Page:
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A teenager with CHD and coronavirus disease 2019

Part of: Covid-19

Published online by Cambridge University Press:  27 July 2020

Jakob Olfe*
Affiliation:
Kinderkardiologie/Herzchirurgie für angeborene Herzfehler, Universitäres Herz- und Gefäßzentrum UKE Hamburg, Universitätsklinikum Hamburg Eppendorf, Hamburg, Germany
Maria Grafmann
Affiliation:
Kinderkardiologie/Herzchirurgie für angeborene Herzfehler, Universitäres Herz- und Gefäßzentrum UKE Hamburg, Universitätsklinikum Hamburg Eppendorf, Hamburg, Germany
Rainer Kozlik-Feldmann
Affiliation:
Kinderkardiologie/Herzchirurgie für angeborene Herzfehler, Universitäres Herz- und Gefäßzentrum UKE Hamburg, Universitätsklinikum Hamburg Eppendorf, Hamburg, Germany
*
Address for correspondence: Dr. Jakob Olfe, Kinderkardiologie/Herzchirurgie für angeborene Herzfehler, Universitäres Herz- und Gefäßzentrum UKE Hamburg, Universitätsklinikum Hamburg Eppendorf, Martinistr. 52, 20246Hamburg, Germany. Tel: +49(0)40-7410-53718; Fax: +49(0)40-7410-53730. E-mail: j.olfe@uke.de
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Abstract

A 16-year-old girl with history of treated congenital mitral valve disease and signs of respiratory infection was admitted to our paediatric cardiology department. She was tested positive for severe acute respiratory syndrome coronavirus 2. Despite her severe pre-existing cardiac conditions with pulmonary hypertension, atrial arrhythmias and mitral valve stenosis, the infection did not lead to any cardiac or pulmonary deterioration. In adults, cardiac co-morbidities are known risk factors for a severe course of coronavirus disease 2019 infections. This case illustrates that in children even severe cardiac disease is not necessarily associated with a severe course of coronavirus disease 2019.

Type
Brief Report
Creative Commons
Creative Common License - CCCreative Common License - BY
This is an Open Access article, distributed under the terms of the Creative Commons Attribution licence (http://creativecommons.org/licenses/by/4.0/), which permits unrestricted re-use, distribution, and reproduction in any medium, provided the original work is properly cited.
Copyright
© The Author(s), 2020. Published by Cambridge University Press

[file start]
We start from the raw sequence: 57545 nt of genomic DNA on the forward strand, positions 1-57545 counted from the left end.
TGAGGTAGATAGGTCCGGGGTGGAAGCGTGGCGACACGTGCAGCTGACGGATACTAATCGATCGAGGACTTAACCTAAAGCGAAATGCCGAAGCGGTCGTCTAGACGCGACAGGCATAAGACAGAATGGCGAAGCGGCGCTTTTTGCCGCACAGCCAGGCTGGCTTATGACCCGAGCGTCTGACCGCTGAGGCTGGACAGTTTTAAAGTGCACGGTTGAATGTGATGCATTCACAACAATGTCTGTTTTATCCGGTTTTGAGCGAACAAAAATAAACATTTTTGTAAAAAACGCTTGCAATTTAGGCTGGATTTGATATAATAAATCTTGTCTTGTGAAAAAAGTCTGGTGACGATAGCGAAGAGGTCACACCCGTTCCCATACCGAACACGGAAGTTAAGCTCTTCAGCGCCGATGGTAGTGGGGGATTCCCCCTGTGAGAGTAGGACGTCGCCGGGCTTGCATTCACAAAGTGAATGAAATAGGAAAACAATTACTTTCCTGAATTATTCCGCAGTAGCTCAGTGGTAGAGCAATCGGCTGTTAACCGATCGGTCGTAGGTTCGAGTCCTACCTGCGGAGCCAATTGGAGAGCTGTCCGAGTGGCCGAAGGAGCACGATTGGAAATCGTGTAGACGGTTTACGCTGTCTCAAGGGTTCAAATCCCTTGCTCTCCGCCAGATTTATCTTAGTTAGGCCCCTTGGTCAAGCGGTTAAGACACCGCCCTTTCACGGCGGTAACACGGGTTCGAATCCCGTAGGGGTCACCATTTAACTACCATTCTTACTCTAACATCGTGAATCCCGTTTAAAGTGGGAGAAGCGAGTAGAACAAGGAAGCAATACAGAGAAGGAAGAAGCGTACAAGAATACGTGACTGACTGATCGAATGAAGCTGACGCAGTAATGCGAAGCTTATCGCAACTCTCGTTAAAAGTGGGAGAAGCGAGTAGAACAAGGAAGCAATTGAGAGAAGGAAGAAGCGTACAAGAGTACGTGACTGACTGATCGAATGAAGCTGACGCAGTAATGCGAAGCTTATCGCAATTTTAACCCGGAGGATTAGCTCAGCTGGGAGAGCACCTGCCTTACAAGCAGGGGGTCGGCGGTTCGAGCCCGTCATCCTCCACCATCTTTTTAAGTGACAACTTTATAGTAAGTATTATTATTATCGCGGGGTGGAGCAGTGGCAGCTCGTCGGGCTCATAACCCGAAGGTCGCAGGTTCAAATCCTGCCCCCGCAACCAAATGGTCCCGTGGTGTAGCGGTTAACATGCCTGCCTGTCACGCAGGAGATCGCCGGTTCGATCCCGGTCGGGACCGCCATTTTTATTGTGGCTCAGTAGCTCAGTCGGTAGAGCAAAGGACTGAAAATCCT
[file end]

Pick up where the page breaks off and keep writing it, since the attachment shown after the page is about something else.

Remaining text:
A 16-year-old girl with history of treated congenital mitral valve disease and signs of respiratory infection was admitted to our paediatric cardiology department. She was tested positive for severe acute respiratory syndrome coronavirus 2.

She was born with a CHD with combined mitral valve disease (severe mitral valve insufficiency and mild mitral valve stenosis), resulting in giant left atrium with consecutive atrial flutter and fibrillation. At age 13, she had undergone a biological mitral valve replacement (Edwards, Perimount, 25 mm), a left atrial reduction plasty, and CryoMAZE procedure.

Over the last few months, she was complaining of increasing fatigue, chest pain, and pre-syncope on exertion. At her most recent cardiac evaluation 2 days before admission, transthoracic echocardiography showed severe stenosis and insufficiency of the mitral valve prosthesis. At baseline, the mean gradient over the valve was 13 mmHg and increased to 35 mmHg during exercise. Tricuspid regurgitation increased from mild to severe on exercise and revealed severe post-capillary pulmonary hypertension with a systolic right ventricular/pulmonary artery pressure of 80 mmHg (systemic non-invasive blood pressure 112/70 mmHg). Biventricular function was normal but exercise induced left ventricular T-wave inversion without wall motion abnormalities. The left atrium was hugely dilated (32 cm2 in four-chamber view). Twenty-four-hour Holter electrocardiogram showed atrial arrhythmia with junctional atrial beats and frequent monomorphic ventricular extrasystoles. No atrial flutter or fibrillation was recorded. Laboratory findings including high-sensitive Troponin-T showed normal values. Baseline pro brain natriuretic peptide (proBNP) was slightly elevated with 589 ng/l (Ref. <125 ng/l). Her medication was Metoprolol 47.5 mg controlled release formulation once daily. She was awaiting her elective mitral valve replacement.